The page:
This one starts with Batman returning from patrol early in the morning. He almost misses his jump while coming in for a landing at his penthouse and Alfred suggests that his double life—fighting crime as Batman at night and being businessman Bruce Wayne by day—might be catching up with him. Batman agrees, but there’s not much he can do about it, since quitting either identity isn’t really feasible. Later, Bruce zones out during a board meeting and Lucius Fox suggests he take a vacation to stave off complete exhaustion. Again Bruce ignores the good advice and head off to lunch at the Empire Club with mayoral candidate Hamilton Hill. Bruce says he won’t be endorsing Hill (whose platform has been targeting Commissioner Gordon and the GCPD as incompetent or corrupt), nor will he endorse Hill’s opponent, Arthur Reeves (whose big issue is getting rid of Batman). A good-looking woman comes over and gives Bruce a big smooch, mistaking him for someone named Raymond. She apologizes and leaves (after mentioning a rendezvous she has with Raymond at the Ambassador Theater at 8:00 that night), but Bruce is suspicious since the Empire Club doesn’t have any members named Raymond. Outside, the woman gets into a car and crosses Bruce’s name off a list. She takes off her wig and we see it’s Poison Ivy and that she’s targeted other men besides Bruce. That night, Batman is staking out the docks when eight o’clock rolls around. He goes into a trance and walks right off the warehouse roof. His sudden appearance freaks out the smugglers he was watching and they take off. The same thing happens as he makes his way downtown; a pickpocket gives himself up as Batman walks by. As Batman approaches the Ambassador Theater, he sees other members of the Wayne Foundation board already there. If he shows up as Batman, it won’t take long for them to realize he’s Bruce Wayne, so he resists the compulsion long enough to change into civilian clothes, then joins the others as Bruce. The Wayne Foundation board heads inside the theater where Poison Ivy is waiting. She gives each of them another compelling kiss and Bruce realizes there’s some kind of hypnotic drug in her lipstick. She commands them all to sign over the Wayne Foundations assets to her and then orders them not to tell anyone … and if they do, the words will choke in their throats. Bruce realizes he’s about to lose his company, so he switches to Batman as soon as the others leave. He goes after Ivy and sprains his ankle avoiding her poison darts. She puts a strangling vine around his throat and takes off. Batman manages to spray the vine with defoliant before it kills him, but Ivy is long gone. Batman returns to the Batcave, but when he tries to call commissioner Gordon to tell him what happened, he literally can’t get the words out thanks to Ivy’s hypnotic suggestion. We’ll have to wait until next issue to see if Bruce loses his company.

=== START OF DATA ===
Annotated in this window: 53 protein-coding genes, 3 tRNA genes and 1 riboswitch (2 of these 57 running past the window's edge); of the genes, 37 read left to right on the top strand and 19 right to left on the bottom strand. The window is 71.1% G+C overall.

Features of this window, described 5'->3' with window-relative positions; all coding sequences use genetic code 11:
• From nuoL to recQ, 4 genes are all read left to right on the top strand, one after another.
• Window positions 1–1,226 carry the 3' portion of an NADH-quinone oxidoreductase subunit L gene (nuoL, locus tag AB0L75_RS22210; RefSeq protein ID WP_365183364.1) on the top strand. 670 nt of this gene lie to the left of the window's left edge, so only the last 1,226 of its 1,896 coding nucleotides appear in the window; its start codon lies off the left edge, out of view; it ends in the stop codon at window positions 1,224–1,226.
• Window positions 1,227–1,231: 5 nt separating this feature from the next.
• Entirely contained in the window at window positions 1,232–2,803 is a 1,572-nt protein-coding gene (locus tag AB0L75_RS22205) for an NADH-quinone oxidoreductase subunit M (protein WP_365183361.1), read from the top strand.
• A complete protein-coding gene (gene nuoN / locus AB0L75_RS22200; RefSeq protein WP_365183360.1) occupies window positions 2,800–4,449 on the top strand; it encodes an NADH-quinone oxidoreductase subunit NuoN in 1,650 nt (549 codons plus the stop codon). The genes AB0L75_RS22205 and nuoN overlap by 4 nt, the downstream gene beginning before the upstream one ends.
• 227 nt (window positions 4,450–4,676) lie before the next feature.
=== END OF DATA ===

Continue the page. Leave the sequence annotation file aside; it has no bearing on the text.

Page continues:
- So I guess Poison Ivy used her toxic kiss on each of the board members to compel them to come to the theater and sign the documents? That’s a good argument for shattering the glass ceiling; if Bruce had some women on the board, Ivy’s plan might not have worked. Or would she have smooched them too?